Single Stories: Whitesnake, STILL OF THE NIGHT

Wednesday, September 22, 2021

David Coverdale was ready for change. Whitesnake's sixth studio album, Slide It In (1984), was a breakout success in America. With MTV jumping all over clips for "Slow an' Easy" and "Love Ain't No Stranger," the band's Stateside profile was at an all-time high.

"I wanted Whitesnake to be leaner, meaner and more electrifying," Coverdale told Metal Hammer. "I felt that we'd done extraordinarily well. We'd made six albums in just a few years. We did fabulously on those albums, but I really felt that we were flogging a dead snake. For me personally, I felt it was time for a change. I didn't want to stay in the same old traditional blues and pop scenario. It was simply my choice as an artist. I wanted to pursue another direction. That was my whole modus operandi. The reason I invited John Sykes into the band was to actually afford that transition, or someone of that style and it happened to be Sykes. And that was it."

While preparing to record the follow-up to Slide It In, Coverdale made a fortuitous discovery: "When my mother died I was going through the stuff at her house and found some early demo cassettes," the singer explained. "One of them was a song that Ritchie Blackmore and I had been working on which was the basic premise of what would become 'Still Of The Night.' It was totally unrecognizable, so Ritchie doesn't have anything to worry about... neither do I! I took it as far as I could, then gave it to Sykesy when we were in the south of France, and he put the big guitar hero stuff on there. John hated the blues, so I had to work within those parameters. I manipulated it to be electric blues, but how he performed was fabulous for his time and relatively unique because of the songs."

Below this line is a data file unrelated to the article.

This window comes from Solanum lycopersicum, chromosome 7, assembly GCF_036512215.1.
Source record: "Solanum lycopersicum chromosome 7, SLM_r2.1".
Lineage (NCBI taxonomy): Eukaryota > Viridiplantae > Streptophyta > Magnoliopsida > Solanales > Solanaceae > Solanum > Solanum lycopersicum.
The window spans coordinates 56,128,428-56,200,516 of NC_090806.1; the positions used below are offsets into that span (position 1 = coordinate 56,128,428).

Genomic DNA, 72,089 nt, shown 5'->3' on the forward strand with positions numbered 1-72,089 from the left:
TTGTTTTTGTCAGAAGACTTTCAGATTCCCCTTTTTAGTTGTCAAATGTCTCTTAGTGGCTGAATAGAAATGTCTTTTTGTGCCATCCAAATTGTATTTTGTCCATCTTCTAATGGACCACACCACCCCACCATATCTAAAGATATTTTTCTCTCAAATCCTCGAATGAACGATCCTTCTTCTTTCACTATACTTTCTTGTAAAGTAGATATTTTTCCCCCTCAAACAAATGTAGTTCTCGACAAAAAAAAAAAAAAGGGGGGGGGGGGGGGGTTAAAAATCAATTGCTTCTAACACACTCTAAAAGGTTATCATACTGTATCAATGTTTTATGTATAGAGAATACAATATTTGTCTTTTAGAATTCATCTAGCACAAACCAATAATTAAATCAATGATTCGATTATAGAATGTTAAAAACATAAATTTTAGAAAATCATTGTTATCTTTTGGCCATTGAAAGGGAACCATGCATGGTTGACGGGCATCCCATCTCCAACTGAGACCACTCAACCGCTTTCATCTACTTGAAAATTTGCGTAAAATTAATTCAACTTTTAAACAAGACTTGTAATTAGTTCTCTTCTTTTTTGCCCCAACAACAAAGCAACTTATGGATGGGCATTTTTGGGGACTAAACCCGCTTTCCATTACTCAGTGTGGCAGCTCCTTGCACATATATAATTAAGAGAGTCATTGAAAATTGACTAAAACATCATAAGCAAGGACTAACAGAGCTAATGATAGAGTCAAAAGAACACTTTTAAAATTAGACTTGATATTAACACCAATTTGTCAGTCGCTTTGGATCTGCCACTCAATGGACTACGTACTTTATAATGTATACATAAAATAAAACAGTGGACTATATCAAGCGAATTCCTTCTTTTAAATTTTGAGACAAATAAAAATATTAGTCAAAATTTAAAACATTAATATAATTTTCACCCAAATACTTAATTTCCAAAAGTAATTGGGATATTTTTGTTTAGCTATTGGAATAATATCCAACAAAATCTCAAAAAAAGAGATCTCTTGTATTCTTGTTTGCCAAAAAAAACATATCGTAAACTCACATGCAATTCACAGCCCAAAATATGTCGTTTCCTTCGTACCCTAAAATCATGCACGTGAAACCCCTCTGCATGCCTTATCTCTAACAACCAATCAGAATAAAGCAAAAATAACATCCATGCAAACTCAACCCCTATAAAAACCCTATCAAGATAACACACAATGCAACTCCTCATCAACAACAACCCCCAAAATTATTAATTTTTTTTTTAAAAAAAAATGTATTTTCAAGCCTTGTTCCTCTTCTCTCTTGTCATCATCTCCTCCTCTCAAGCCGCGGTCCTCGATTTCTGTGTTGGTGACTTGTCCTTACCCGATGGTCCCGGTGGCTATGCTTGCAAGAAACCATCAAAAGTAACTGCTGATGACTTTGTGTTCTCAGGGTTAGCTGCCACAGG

Released as the lead single from Whitesnake's self-titled album in early March 1987, "Still of the Night" debuted the band's new sound to the rock world. The track rocketed up the charts to peak at #18 on the Mainstream Rock Tracks chart. The song had even more impact on MTV, with the striking visuals (featuring actress Tawny Kitaen) made it a viewer favorite.

"We already had a fabulous relationship with radio after we'd laid the foundation with the Slide It In record, but MTV was an entirety new kettle of fish and they just took to the band hugely," Coverdale remembered. "I guess we had all the elements that they wanted. So we had a five-year, unbelievable relationship with MTV and it worked out very, very well for us and in essence, it helped us to make that transition that I wanted and then it all became astonishingly successful."